History of the Chair

History of the Chair

The first chair was made on the continent of Africa.  The ancient Egyptians are often credited with the development of the earliest known chairs. These chairs appear in Egyptian tomb paintings and were more like thrones, designed for the pharaohs and high-ranking officials. Elaborate in their construction, these early chairs were hand crafted of carved wood, cloth and leather.

The historical significance of African chairs clearly sheds light on the ingenuity and creativity of its early civilizations.  Africa, the cradle of civilization, has a rich history that spans thousands of years from Egypt's pyramids in North Africa to the Mali Empire's grandeur in West Africa.

In ancient Nubia, located in present-day Sudan, the Kingdom of Kush thrived as a powerful civilization. Around 1700 BCE, the Kushites developed a distinctive chair design that was functional and beautiful. Typically made from wood, with elegant, curved backs and legs, craftsmanship exhibited in these chairs showcased the sophistication of its artisans.

Zimbabwe is a remarkable example of African architectural ingenuity. Within the ruins of this ancient city, archaeologists have discovered stone thrones and seats, suggesting that chairs played a significant role in the social and political life of the Great Zimbabwe.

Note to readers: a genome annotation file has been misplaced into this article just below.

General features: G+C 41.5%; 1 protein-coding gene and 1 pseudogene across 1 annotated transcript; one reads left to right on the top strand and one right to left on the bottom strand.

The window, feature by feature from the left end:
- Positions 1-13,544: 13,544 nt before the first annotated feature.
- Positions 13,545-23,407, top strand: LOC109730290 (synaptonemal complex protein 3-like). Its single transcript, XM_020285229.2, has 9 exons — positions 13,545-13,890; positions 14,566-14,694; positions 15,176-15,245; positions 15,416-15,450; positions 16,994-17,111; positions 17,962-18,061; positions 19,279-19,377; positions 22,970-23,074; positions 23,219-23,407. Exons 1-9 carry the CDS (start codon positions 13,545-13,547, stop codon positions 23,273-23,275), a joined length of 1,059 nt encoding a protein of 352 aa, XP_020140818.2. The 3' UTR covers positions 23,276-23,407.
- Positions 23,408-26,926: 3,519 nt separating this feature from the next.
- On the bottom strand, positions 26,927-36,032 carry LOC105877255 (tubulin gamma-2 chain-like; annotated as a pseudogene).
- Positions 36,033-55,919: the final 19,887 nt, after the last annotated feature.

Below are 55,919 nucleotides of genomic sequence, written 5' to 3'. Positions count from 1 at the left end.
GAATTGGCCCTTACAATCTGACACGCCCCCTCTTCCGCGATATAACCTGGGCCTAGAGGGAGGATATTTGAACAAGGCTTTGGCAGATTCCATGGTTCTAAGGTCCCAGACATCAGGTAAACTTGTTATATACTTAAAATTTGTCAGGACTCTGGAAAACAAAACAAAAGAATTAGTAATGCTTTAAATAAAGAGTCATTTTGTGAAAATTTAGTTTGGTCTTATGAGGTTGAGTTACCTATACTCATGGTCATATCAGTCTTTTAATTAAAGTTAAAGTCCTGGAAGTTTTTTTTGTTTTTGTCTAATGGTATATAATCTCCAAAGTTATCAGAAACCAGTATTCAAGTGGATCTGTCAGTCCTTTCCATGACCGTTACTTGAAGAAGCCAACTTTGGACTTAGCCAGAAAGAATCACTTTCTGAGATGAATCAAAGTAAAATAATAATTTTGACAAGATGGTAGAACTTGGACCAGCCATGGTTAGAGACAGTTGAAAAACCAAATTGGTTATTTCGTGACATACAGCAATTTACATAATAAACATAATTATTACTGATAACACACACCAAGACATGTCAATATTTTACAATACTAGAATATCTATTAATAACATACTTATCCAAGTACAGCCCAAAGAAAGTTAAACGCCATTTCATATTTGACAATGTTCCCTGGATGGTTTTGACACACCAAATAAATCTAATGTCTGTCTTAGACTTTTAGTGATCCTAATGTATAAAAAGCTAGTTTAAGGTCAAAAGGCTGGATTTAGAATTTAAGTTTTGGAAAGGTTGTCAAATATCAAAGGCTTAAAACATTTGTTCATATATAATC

African chair designs were not only practical but also influenced the evolution of chairs across the globe. The intricate carvings, use of local materials and ergonomic considerations of early African chairs were a testament to the remarkable craftsmanship of the continent's artisans.

During European invasion and control of countries on the continent, they encountered African chairs and brought them back to Europe. These exotic designs had a profound impact on European furniture design.

The influence of the African chair designs on European furniture and the world continues to provide inspiration to contemporary designers highlighting the lasting impact of Africa's pioneering contributions. As we sit on chairs today, let us remember Africa's legacy and its profound influence on this essential piece of furniture.